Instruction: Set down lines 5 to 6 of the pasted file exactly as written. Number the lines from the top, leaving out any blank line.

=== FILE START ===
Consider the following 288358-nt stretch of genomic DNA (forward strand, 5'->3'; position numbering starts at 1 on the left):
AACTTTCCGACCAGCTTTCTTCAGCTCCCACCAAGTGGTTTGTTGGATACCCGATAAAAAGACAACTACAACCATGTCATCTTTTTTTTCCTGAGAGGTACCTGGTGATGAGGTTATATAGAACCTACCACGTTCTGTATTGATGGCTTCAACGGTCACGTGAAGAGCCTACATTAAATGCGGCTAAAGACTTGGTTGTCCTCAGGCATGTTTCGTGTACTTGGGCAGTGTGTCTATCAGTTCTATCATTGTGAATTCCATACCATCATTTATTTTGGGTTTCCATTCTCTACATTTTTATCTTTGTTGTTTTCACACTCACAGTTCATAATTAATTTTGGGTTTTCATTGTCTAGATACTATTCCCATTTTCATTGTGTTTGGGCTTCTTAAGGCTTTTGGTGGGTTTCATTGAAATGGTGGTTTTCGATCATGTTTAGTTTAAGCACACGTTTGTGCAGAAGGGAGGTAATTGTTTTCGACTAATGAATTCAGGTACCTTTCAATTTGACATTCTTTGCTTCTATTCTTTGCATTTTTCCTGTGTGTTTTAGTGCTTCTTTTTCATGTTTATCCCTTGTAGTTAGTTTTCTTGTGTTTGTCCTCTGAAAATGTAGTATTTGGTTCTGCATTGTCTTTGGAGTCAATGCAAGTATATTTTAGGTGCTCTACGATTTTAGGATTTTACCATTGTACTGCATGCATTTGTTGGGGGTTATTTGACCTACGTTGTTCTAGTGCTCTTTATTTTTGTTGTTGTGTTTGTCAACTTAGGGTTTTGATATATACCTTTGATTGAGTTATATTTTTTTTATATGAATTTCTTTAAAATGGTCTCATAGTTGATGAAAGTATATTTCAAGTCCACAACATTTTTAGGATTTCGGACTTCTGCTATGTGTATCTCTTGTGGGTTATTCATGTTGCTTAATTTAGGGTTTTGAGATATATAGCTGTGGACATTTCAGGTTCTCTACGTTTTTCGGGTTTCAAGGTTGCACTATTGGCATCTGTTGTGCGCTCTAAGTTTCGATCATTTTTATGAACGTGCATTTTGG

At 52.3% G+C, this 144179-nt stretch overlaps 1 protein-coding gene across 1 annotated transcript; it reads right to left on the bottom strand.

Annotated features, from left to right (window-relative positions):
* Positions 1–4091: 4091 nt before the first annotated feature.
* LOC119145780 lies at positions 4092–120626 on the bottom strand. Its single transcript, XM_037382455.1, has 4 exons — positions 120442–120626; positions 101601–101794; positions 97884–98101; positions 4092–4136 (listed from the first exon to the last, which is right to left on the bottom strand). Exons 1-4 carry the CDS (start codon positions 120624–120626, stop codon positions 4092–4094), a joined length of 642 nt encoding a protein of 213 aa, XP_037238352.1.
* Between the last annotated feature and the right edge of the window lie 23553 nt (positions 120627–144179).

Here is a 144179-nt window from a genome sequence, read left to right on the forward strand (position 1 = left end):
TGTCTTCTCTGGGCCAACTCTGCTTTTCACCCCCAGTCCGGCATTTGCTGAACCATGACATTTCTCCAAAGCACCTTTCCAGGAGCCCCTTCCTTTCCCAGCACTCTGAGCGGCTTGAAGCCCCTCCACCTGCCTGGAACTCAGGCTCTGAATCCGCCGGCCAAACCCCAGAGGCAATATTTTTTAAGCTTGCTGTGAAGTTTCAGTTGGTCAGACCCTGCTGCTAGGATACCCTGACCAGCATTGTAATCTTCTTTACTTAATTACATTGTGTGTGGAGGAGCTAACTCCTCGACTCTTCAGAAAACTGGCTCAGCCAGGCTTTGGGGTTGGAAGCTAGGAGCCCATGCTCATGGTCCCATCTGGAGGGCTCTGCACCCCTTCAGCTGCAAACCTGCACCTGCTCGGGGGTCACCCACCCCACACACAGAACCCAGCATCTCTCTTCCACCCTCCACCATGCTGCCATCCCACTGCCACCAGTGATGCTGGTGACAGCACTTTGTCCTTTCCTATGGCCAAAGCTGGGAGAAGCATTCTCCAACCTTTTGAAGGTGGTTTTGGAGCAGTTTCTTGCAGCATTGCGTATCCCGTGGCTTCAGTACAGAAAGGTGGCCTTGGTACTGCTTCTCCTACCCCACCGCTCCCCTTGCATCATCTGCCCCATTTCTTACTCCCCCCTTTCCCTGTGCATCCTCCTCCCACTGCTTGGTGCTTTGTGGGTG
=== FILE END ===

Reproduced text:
* Positions 1–4091: 4091 nt before the first annotated feature.
* LOC119145780 lies at positions 4092–120626 on the bottom strand. Its single transcript, XM_037382455.1, has 4 exons — positions 120442–120626; positions 101601–101794; positions 97884–98101; positions 4092–4136 (listed from the first exon to the last, which is right to left on the bottom strand). Exons 1-4 carry the CDS (start codon positions 120624–120626, stop codon positions 4092–4094), a joined length of 642 nt encoding a protein of 213 aa, XP_037238352.1.